Matthew Turk

Photo of Matthew Turk

Assistant Professor

PhD, Physics, Stanford University

222 LIS
mjturk [at]

Office Hours

By appointment

Research Focus

Data analysis and visualization, social structures of academic software communities, information transmission through software.

Other Professional Appointments

Assistant Professor, Astronomy
Faculty Affiliate, NCSA


Matthew Turk is an assistant professor in the School of Information Sciences and also holds an appointment with the Department of Astronomy in the College of Liberal Arts and Sciences. His research is focused on how individuals interact with data and how that data is processed and understood. He received his doctoral degree in physics from Stanford University in 2009. He completed postdoctoral work at the University of California at San Diego and an NSF Fellowship in Transformative Computational Science at Columbia University. He came to Illinois in 2014 to work as a research scientist at the National Center for Supercomputing Applications and as a research assistant professor in the Department of Astronomy.


Data Visualization (IS590DV)

Research Projects


The yt project aims to produce an integrated science environment for collaboratively asking and answering astrophysical questions. To do so, it will encompass the creation of initial conditions, the execution of simulations, and the detailed exploration and visualization of the resultant data. It will also provide a standard framework based on physical quantities interoperability between codes.

The Whole Tale

Scholarly publications today are still mostly disconnected from the underlying data and code used to produce the published results and findings, despite an increasing recognition of the need to share all aspects of the research process. As data become more open and transportable, a second layer of research output has emerged, linking research publications to the associated data, possibly along with its provenance. This trend is rapidly followed by a new third layer: communicating the process of inquiry itself by sharing a complete computational narrative that links method descriptions with executable code and data, thereby introducing a new era of reproducible science and accelerated...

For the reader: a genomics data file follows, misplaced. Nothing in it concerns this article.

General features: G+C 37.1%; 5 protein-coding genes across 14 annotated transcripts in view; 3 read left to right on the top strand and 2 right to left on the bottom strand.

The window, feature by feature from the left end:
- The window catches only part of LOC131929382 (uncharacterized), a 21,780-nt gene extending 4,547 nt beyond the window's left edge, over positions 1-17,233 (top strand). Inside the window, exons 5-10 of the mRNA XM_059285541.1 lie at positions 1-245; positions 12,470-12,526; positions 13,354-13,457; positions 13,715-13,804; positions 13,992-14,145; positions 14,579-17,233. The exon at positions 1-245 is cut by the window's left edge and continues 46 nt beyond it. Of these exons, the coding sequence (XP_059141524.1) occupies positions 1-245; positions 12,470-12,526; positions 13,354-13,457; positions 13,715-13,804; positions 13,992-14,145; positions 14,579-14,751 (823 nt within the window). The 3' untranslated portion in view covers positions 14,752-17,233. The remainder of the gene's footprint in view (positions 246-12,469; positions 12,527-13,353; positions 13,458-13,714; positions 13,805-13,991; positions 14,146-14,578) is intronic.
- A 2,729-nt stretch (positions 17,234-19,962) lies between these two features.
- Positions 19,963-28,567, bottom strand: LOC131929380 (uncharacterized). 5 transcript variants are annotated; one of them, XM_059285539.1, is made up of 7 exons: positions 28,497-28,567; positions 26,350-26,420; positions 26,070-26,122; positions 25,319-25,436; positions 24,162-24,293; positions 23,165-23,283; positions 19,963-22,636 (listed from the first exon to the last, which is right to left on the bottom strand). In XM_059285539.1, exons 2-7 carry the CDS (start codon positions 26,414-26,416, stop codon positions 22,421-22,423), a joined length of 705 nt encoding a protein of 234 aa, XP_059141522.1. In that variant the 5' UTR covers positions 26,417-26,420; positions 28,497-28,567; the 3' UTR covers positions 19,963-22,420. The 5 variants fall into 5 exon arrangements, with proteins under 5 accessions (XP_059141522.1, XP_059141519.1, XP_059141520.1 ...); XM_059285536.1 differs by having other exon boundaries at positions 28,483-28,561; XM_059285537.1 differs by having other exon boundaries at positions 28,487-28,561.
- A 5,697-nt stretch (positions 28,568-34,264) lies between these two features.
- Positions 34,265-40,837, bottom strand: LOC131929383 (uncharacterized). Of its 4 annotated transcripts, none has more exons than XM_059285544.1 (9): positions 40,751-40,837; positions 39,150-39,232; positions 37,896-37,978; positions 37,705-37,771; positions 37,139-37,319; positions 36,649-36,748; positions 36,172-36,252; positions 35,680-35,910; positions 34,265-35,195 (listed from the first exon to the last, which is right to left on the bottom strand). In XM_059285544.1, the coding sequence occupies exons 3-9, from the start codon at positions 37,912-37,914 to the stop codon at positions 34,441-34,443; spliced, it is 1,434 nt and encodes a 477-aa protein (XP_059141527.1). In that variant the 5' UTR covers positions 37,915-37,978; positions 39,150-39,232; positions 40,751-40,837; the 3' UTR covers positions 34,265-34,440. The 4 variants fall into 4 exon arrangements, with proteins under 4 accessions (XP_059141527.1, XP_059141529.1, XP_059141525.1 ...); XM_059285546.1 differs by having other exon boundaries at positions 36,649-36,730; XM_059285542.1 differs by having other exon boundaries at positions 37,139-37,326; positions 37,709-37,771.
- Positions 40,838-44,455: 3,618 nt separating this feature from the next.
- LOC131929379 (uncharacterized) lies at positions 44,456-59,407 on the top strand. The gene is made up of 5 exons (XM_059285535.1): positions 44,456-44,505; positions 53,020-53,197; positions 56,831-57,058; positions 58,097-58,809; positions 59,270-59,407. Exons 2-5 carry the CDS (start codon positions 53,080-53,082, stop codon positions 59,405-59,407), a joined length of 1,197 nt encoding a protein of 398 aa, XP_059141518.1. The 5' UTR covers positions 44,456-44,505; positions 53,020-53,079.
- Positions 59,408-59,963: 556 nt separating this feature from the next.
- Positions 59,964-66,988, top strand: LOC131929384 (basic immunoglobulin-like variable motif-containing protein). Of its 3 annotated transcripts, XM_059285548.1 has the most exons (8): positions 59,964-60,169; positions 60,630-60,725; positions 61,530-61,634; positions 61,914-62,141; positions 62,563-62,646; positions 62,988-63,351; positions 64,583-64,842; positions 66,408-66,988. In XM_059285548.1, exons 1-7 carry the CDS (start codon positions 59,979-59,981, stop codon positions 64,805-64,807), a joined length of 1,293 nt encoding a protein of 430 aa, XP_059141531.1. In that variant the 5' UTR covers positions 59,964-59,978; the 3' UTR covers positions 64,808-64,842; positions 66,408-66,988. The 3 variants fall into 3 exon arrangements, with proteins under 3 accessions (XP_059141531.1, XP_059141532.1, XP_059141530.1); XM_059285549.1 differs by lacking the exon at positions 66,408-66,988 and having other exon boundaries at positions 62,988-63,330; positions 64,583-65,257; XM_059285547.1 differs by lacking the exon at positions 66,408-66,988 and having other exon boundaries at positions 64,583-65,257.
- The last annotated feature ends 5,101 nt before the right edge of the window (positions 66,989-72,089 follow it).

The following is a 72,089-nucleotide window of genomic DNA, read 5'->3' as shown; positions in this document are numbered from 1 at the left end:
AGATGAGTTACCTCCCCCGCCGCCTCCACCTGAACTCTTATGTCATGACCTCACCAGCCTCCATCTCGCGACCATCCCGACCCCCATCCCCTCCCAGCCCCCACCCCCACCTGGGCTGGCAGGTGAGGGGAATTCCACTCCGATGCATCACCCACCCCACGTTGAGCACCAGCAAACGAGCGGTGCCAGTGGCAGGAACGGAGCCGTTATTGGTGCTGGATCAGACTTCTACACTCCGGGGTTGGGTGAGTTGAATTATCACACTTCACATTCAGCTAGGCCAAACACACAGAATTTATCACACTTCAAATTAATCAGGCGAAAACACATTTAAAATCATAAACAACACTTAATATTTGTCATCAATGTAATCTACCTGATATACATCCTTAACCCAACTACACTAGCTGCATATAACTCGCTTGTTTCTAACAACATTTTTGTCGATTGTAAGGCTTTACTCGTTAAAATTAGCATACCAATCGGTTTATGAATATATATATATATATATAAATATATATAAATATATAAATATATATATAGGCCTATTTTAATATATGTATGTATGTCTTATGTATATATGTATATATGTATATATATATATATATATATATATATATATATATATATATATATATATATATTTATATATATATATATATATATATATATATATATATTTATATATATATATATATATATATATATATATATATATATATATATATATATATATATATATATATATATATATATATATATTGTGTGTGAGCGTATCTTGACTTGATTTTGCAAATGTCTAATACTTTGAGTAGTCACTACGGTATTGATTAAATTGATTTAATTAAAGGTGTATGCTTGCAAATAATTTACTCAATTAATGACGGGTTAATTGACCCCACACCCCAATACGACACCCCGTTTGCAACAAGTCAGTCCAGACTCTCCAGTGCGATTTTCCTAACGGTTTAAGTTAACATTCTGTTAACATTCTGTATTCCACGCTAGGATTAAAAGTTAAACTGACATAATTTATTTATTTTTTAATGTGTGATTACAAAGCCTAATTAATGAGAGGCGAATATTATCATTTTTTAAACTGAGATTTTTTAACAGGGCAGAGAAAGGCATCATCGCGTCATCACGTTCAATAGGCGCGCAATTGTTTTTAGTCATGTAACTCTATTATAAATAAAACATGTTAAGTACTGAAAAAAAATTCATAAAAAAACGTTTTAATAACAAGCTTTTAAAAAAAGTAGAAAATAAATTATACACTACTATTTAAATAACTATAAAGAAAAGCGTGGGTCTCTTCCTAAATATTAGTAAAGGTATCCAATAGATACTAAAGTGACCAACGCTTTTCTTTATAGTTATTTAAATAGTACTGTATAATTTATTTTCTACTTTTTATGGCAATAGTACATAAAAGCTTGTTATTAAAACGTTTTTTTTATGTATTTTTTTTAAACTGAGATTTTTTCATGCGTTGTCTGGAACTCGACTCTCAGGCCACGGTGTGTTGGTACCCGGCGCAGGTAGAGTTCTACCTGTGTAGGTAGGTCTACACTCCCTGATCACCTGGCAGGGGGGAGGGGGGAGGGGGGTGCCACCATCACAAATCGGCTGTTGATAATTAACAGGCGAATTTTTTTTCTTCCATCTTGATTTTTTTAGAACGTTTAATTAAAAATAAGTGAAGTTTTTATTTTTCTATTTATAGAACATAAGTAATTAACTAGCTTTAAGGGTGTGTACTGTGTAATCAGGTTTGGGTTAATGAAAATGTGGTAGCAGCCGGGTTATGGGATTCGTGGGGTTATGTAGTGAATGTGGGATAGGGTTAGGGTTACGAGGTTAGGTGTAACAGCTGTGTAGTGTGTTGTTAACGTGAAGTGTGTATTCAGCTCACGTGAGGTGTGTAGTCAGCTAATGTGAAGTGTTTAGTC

Selected Publications, Papers, and Presentations

Katz, D.S., Allen, G., Hong, N., Cranston, K., Parashar, M., Proctor, D., Turk, M., Venters, C., Wilkins-Diehr, N., (2014). Summary of the First Workshop on Sustainable Software for Science: Practice and Experiences (WSSSPE1). Journal of Open Research Software. 2(1), p.e6.

Kamdar, H., Turk, M., Brunner, R., "Machine Learning and Cosmological Simulations - II. Hydrodynamical Simulations," submitted to Monthly Notices of the Royal Astronomical Society.

Holtzman, B., Candler, J., Turk M., and Peter, D., "Seismic Sound Lab: Sights, Sounds and Perception of the Earth as an Acoustic Space," Lecture Notes in Computer Science, in press, Oct. 2013.

Turk, M., "How to Scale a Code in the Human Dimension," Proceedings of the Conference on Extreme Science and Engineering Discovery Environment: Gateway to Discovery (XSEDE13).

Turk, M., Smith, B.D., Oishi, J.S., Skory, S., Abel, T., Norman, M.L., "yt: A Multi-Platform Analysis Toolkit for Astrophysical Simulation Data," Astrophysical Journal Supplements, Volume 192, Issue 9 (2011).





Related Topics

Archives and Preservation, Data Analytics, Data Curation, Design and Evaluation of Information Systems and Services, Ethics and Values for Information, Information Access, Information Retrieval, Informetrics, Organization of Knowledge and Information, Science Processes